On December 10 the union sent a letter to the company's vice-president Powell, alluding to the difference of opinion over the carrying of standees. This letter was put aside to be discussed at a January meeting set to resolve all grievances and to allow the union to present its changes in the contract. It seems to be agreed by the parties that these circumstances brought into play the provisions of section 8(d) of the National Labor Relations Act, 29 U.S.C. § 158(d).1 The union was thus obligated to continue the terms and conditions of the existing contract in full force and effect, without resorting to strike or lockout during a sixty-day period commencing November 21, 1963. The discharges sought by the union to be arbitrated arose from a strike engaged in during that period.

The company's first major contention is that it was justified in rescinding the collective bargaining agreement and is no longer under any duty to arbitrate because the strike over Paine's suspension was a material breach of the agreement, in that the strike violated the provision for arbitration, which, it contends, was an implied no-strike clause. This contention must fail in the light of Packinghouse Workers v. Needham, 376 U.S. 247, 11 L. Ed. 2d 680, 84 S. Ct. 773 (1964). In that case the Supreme Court compelled arbitration where the union struck in violation of an express no-strike clause. There, too, the company announced that it considered the collective bargaining agreement "repudiated and terminated" and that it would not have further dealings with the union. The company here has produced evidence to show that the parties considered the arbitration provision to be an implied no-strike clause and that it truly was the "quid pro quo" of the arbitration agreement. We do not see how that can alter the result in view of the Supreme Court's clear rejection of the same argument in Needham, 376 U.S. at 251. Here, as in Needham, no exception was made in the arbitration provision for the arbitrability of discharges arising out of strikes. In addition to that the contract here lacked the no-strike clause contained in the Needham agreement. See also Drake Bakeries v. Bakery Workers, 370 U.S. 254, 8 L. Ed. 2d 474, 82 S. Ct. 1346 (1962).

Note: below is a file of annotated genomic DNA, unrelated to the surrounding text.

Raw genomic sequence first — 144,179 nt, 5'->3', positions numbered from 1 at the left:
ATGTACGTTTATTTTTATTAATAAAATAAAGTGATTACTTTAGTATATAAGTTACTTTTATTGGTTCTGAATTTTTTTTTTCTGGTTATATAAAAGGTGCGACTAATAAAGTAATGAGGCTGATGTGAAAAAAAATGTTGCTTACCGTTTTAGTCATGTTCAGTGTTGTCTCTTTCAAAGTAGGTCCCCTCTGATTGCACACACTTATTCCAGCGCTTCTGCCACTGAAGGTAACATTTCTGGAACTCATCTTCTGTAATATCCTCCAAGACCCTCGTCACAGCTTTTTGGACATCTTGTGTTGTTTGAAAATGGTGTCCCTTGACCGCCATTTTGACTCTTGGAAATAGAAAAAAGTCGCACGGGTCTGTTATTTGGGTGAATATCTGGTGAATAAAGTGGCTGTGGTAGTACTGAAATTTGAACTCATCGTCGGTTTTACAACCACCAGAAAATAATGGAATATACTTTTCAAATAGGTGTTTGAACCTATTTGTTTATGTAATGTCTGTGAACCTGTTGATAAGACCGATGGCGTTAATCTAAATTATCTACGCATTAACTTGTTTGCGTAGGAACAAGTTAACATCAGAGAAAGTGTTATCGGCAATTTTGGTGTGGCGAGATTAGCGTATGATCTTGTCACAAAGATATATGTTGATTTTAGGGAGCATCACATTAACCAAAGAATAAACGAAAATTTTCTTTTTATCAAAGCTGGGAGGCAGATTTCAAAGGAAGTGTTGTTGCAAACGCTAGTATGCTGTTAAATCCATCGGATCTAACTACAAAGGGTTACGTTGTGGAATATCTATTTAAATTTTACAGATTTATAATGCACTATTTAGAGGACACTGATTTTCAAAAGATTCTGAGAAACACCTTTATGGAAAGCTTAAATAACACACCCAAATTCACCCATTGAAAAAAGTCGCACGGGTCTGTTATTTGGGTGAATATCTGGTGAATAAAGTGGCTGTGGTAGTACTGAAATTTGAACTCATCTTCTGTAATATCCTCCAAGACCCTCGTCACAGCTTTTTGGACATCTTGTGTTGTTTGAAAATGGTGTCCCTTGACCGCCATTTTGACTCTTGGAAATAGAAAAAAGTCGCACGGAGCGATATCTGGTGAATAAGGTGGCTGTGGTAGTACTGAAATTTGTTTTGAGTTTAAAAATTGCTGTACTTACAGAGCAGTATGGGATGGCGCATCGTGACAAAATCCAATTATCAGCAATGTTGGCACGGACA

The company further contends that the strike in protest of Paine's suspension was a violation of section 8(d) of the National Labor Relations Act, 29 U.S.C. § 158(d), that the strikers thereby lost their status as employees, and that there is, therefore, no duty to arbitrate their discharge. In support of this contention the company attempts to tie in the differences over the carrying of standees with the proposed negotiations for a new agreement. It then argues that the strike protesting Paine's suspension was a strike to terminate or modify the existing contract, violative of section 8(d). See Mastro Plastics Corp. v. Labor Board, 350 U.S. 270, 100 L. Ed. 309, 76 S. Ct. 349 (1956). It is by no means clear from the affidavits presented by the parties that the question of standees was so related to negotiations for a new contract. In view of our resolution of the issue, however, that matter is of no importance.